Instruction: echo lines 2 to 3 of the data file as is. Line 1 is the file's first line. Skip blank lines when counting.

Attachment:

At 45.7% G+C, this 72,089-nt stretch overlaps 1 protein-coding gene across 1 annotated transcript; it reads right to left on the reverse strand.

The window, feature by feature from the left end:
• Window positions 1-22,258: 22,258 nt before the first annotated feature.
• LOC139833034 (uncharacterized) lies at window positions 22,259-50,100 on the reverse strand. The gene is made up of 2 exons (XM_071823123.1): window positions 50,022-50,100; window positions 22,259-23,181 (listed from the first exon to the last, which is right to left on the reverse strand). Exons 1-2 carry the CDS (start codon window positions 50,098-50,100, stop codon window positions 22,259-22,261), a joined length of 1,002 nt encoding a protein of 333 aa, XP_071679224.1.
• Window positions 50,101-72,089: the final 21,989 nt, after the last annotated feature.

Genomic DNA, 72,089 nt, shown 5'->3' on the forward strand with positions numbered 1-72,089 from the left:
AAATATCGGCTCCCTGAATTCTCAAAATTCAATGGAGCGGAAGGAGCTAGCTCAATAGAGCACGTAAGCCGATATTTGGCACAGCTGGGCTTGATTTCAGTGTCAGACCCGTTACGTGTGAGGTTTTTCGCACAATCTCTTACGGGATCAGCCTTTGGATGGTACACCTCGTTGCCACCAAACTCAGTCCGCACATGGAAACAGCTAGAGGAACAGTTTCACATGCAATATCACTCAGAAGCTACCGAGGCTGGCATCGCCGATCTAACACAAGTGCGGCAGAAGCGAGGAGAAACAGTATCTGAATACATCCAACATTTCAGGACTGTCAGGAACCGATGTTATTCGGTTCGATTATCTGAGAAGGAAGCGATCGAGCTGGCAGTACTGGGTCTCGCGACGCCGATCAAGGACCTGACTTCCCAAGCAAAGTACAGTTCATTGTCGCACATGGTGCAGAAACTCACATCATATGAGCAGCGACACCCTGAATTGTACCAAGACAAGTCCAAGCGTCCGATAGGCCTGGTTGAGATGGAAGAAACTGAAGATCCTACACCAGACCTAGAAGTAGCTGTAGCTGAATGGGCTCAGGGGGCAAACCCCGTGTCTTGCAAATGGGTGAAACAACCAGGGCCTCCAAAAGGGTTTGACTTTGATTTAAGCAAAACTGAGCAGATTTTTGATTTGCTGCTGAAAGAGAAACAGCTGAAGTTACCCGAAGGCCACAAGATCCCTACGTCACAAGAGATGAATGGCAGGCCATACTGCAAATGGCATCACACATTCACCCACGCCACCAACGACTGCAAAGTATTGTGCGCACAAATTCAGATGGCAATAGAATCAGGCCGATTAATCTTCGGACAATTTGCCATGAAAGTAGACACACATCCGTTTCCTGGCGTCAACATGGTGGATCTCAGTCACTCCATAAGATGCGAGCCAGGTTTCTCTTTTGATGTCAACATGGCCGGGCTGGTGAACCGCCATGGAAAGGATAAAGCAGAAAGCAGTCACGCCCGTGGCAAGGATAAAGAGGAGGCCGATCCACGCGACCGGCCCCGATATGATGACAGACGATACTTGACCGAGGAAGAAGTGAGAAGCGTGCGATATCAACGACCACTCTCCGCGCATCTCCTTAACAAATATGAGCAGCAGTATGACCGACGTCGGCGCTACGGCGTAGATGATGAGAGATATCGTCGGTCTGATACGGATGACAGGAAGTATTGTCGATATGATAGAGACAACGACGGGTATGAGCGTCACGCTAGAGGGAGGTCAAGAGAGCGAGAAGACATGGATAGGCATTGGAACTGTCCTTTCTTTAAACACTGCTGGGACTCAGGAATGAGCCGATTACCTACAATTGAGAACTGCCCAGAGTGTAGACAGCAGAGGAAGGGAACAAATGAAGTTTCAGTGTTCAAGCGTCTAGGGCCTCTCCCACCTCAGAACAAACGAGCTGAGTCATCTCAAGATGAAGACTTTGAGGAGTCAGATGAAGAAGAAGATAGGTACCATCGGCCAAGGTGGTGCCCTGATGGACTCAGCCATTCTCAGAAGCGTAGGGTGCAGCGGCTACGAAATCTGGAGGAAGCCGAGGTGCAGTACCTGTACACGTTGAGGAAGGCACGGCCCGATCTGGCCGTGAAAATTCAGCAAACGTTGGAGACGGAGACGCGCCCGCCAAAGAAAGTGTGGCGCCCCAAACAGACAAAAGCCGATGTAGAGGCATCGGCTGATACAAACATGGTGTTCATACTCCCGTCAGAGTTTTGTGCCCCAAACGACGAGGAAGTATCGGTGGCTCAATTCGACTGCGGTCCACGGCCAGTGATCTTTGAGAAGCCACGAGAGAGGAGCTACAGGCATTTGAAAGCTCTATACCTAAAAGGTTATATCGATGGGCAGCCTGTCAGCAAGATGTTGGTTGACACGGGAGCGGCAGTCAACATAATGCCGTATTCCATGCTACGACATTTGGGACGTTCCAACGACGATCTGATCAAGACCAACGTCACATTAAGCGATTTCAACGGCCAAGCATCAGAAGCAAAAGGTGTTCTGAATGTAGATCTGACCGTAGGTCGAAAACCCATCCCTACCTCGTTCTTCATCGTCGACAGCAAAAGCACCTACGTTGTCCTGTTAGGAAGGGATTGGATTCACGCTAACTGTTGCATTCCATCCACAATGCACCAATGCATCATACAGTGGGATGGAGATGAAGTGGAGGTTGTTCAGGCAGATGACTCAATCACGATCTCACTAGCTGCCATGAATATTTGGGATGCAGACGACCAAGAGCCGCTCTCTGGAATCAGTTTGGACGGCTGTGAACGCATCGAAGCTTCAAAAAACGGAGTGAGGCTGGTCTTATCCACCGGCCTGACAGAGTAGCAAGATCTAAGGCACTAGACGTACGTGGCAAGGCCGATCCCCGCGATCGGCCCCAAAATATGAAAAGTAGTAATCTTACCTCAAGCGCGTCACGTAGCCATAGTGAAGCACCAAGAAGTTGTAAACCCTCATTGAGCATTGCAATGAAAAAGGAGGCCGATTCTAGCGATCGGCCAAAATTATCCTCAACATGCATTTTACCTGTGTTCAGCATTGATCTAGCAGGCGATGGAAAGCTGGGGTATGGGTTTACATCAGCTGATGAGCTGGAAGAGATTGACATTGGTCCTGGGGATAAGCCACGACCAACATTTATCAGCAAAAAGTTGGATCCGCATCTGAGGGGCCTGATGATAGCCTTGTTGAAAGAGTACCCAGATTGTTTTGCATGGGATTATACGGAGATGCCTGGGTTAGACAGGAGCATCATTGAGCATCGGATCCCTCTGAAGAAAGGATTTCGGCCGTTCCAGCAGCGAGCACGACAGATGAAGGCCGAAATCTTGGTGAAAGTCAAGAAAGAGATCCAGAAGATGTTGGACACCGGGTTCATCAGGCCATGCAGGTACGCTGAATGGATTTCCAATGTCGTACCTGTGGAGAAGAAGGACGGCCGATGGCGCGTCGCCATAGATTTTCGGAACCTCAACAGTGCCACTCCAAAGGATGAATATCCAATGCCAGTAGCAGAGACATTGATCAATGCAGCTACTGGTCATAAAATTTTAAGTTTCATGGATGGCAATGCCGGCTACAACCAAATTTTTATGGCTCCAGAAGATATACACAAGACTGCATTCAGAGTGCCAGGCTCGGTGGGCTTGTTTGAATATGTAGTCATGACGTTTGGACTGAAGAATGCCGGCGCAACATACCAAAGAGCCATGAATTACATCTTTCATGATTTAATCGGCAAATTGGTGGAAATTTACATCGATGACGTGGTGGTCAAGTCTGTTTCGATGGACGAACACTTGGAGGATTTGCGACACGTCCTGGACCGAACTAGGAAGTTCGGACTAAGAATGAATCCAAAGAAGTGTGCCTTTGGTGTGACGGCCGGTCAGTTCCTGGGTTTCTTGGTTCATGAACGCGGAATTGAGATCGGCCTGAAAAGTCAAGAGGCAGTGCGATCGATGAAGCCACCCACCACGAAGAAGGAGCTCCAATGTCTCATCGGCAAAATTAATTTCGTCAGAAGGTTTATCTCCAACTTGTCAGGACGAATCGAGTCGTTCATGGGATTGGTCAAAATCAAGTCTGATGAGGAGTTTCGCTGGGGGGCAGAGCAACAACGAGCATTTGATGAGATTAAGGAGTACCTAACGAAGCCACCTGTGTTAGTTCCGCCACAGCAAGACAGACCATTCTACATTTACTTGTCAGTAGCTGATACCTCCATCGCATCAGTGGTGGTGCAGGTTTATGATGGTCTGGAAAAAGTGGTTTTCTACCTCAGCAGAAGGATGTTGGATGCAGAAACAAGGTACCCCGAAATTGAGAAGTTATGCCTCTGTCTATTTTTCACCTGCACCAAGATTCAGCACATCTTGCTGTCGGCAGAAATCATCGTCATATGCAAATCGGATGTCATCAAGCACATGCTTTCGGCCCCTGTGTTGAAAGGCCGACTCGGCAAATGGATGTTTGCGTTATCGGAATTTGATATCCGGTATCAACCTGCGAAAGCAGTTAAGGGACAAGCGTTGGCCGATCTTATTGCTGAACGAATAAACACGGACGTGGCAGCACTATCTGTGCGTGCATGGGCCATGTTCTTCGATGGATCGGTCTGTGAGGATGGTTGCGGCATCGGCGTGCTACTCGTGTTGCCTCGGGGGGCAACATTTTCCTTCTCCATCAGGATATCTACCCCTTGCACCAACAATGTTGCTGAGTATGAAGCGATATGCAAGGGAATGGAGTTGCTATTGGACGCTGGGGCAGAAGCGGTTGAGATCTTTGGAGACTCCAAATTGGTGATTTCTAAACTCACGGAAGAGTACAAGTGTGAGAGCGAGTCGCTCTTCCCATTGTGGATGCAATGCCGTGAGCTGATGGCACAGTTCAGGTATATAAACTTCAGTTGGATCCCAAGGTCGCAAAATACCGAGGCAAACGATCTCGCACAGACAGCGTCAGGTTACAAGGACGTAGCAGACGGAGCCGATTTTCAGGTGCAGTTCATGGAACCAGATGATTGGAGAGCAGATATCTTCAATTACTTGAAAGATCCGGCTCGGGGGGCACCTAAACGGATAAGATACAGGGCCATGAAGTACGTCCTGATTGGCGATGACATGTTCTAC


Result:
The window, feature by feature from the left end:
• Window positions 1-22,258: 22,258 nt before the first annotated feature.